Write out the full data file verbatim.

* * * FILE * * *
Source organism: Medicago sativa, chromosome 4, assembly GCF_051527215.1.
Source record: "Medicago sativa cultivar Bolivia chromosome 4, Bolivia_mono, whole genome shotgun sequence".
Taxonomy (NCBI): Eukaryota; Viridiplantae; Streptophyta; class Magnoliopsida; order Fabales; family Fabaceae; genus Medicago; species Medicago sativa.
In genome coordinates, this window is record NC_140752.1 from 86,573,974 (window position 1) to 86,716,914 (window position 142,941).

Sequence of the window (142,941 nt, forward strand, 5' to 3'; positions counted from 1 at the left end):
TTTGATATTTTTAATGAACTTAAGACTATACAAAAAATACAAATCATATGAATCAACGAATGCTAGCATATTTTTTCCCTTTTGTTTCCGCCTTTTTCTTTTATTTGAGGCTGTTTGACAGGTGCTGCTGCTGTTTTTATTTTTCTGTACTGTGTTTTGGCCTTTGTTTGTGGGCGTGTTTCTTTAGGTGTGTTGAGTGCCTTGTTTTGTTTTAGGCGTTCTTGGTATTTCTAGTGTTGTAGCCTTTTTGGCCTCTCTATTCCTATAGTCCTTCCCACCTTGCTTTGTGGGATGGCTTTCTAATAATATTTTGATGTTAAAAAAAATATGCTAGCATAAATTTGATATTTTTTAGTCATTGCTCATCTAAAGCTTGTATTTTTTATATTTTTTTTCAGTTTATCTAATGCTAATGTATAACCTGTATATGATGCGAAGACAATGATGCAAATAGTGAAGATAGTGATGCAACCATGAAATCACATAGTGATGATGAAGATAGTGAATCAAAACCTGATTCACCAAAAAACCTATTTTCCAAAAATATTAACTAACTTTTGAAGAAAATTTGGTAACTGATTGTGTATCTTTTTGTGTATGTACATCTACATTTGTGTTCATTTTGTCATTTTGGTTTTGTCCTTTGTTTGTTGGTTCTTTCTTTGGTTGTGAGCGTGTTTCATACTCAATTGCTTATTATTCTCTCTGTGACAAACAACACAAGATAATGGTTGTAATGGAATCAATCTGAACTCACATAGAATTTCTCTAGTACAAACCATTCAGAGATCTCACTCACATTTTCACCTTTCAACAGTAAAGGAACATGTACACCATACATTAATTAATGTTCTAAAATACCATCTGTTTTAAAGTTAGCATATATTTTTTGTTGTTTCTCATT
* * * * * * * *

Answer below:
Source organism: Medicago sativa, chromosome 4, assembly GCF_051527215.1.
Source record: "Medicago sativa cultivar Bolivia chromosome 4, Bolivia_mono, whole genome shotgun sequence".
Taxonomy (NCBI): Eukaryota; Viridiplantae; Streptophyta; class Magnoliopsida; order Fabales; family Fabaceae; genus Medicago; species Medicago sativa.
In genome coordinates, this window is record NC_140752.1 from 86,573,974 (window position 1) to 86,716,914 (window position 142,941).

Sequence of the window (142,941 nt, forward strand, 5' to 3'; positions counted from 1 at the left end):
TTTGATATTTTTAATGAACTTAAGACTATACAAAAAATACAAATCATATGAATCAACGAATGCTAGCATATTTTTTCCCTTTTGTTTCCGCCTTTTTCTTTTATTTGAGGCTGTTTGACAGGTGCTGCTGCTGTTTTTATTTTTCTGTACTGTGTTTTGGCCTTTGTTTGTGGGCGTGTTTCTTTAGGTGTGTTGAGTGCCTTGTTTTGTTTTAGGCGTTCTTGGTATTTCTAGTGTTGTAGCCTTTTTGGCCTCTCTATTCCTATAGTCCTTCCCACCTTGCTTTGTGGGATGGCTTTCTAATAATATTTTGATGTTAAAAAAAATATGCTAGCATAAATTTGATATTTTTTAGTCATTGCTCATCTAAAGCTTGTATTTTTTATATTTTTTTTCAGTTTATCTAATGCTAATGTATAACCTGTATATGATGCGAAGACAATGATGCAAATAGTGAAGATAGTGATGCAACCATGAAATCACATAGTGATGATGAAGATAGTGAATCAAAACCTGATTCACCAAAAAACCTATTTTCCAAAAATATTAACTAACTTTTGAAGAAAATTTGGTAACTGATTGTGTATCTTTTTGTGTATGTACATCTACATTTGTGTTCATTTTGTCATTTTGGTTTTGTCCTTTGTTTGTTGGTTCTTTCTTTGGTTGTGAGCGTGTTTCATACTCAATTGCTTATTATTCTCTCTGTGACAAACAACACAAGATAATGGTTGTAATGGAATCAATCTGAACTCACATAGAATTTCTCTAGTACAAACCATTCAGAGATCTCACTCACATTTTCACCTTTCAACAGTAAAGGAACATGTACACCATACATTAATTAATGTTCTAAAATACCATCTGTTTTAAAGTTAGCATATATTTTTTGTTGTTTCTCATT